Author Topic: Converting a PC power supply (ATX) to a Variable Power supply.  (Read 6035 times)

Offline raynerd

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Converting a PC power supply (ATX) to a Variable Power supply.
« on: February 17, 2010, 06:39:50 PM »
I was in need of a 5v power supply for my microcontroller circuits as the supply I have was not working with them for some reason and I was not happy keep using batteries. There are many write-ups online so if your interested, do a google and don`t trust this. This is just a log of what I am doing and have done so far. This is a work in progress although I do now have it working as a +5v, -5v, +12v, -12v supply. I hope to include a 3.3v supply and also a variable pot to have a true range of supplies.

This is the inside of the PSU and looking at other examples, mine seems jam packed with components. It made it hard to decide where to mount my switch and sockets. Not ideal but it is going to have to be on the side of the unit but I prefered this to other examples where people had been in similar situations and taken the plugs to an additional piece of angle iron bolted to the top of the supply. At least this it will all be contained.



The main jist, is that when you take a few hours  ::) to untangle the mass of wires, there is:

red: +5v
white: -5v
yellow +12v
blue: -12v
black: gnd
gray: DC-OK  (power on)
green: PS-on (turn-DC on)
Purple - VSB+5v (standby)

Here is the 10w, 10ohm resistor connected across the 5v supply to ensure there is always a load so the supply does not shut down with nothing connected.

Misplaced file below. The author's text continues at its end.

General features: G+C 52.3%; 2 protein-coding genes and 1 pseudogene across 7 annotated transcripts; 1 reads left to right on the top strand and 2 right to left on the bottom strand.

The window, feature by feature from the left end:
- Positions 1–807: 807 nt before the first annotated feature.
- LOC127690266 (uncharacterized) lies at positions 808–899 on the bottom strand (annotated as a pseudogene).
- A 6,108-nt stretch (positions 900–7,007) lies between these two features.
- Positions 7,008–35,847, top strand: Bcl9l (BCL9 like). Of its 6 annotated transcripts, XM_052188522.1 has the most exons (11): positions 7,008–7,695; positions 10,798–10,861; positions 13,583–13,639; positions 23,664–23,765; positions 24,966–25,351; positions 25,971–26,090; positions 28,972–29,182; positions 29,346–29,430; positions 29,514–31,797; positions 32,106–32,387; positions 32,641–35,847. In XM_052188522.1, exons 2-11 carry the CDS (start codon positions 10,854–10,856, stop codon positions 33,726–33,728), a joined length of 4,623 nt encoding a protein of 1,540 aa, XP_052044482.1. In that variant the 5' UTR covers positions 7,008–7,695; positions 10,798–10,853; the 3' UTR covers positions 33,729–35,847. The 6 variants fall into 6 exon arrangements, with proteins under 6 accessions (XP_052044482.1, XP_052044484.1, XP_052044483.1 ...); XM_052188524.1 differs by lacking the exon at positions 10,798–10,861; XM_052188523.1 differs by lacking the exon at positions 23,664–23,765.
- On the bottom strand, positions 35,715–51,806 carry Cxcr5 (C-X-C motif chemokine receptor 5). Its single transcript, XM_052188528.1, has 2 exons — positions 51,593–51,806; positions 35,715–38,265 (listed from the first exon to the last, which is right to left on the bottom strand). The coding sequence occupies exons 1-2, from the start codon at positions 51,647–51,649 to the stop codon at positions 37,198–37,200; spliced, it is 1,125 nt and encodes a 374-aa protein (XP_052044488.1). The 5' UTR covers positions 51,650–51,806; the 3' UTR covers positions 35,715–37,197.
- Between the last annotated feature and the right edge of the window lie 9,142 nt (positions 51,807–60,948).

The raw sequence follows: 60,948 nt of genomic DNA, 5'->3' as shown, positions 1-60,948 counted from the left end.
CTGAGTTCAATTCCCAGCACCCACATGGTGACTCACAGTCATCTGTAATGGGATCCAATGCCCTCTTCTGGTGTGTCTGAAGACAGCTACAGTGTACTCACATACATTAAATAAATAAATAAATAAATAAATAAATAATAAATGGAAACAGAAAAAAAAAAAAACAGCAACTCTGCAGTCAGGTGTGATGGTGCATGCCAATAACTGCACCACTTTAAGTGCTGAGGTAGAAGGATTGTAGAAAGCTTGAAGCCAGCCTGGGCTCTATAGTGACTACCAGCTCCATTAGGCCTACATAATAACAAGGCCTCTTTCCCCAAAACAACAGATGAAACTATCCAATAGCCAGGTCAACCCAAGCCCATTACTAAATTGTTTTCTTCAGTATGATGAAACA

And once I`d added a few posts to the case along with the Power On LED:



And here it is providing a voltage as close as dandy to 5v:



Still quite a bit to do but that is where I left it this evening. Clearly the top is not down fully but I want to finish it before I start to use it. I need to differentiate between the various voltages, also I am ultimately going to have +12, -12, +5, -5, +3.3 volts, and also ground. That totals 6 binding posts but I think because of the large current this can provide, I guess you could run multiple sources therefore is it worth having a couple of grounds?

Then I need to think about this variable voltage pot. Again lots of stuff on the net regarding that but it would then make it very useful! Once finished it should give me direct: 24v (+12, -12), 17v (+5, -12), 12v (+12, 0), 10v (+5, -5), 7v (+12, +5), 5v (+5, 0) and then fully variable 0-11v.

Chris


 
« Last Edit: February 17, 2010, 06:42:19 PM by craynerd »
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Offline websterz

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Re: Converting a PC power supply (ATX) to a Variable Power supply.
« Reply #1 on: February 17, 2010, 07:04:20 PM »
Been running my x2 powerfeed on a modded ATX for 6 or 7 months now...works a treat.  :thumbup:
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Offline Bernd

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Re: Converting a PC power supply (ATX) to a Variable Power supply.
« Reply #2 on: February 17, 2010, 08:18:32 PM »
Chris,

The gray,green and purple. What voltage is supplied to those three wires to make the power supply work without being plugged into the mother board?

Bernd
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Offline michvhf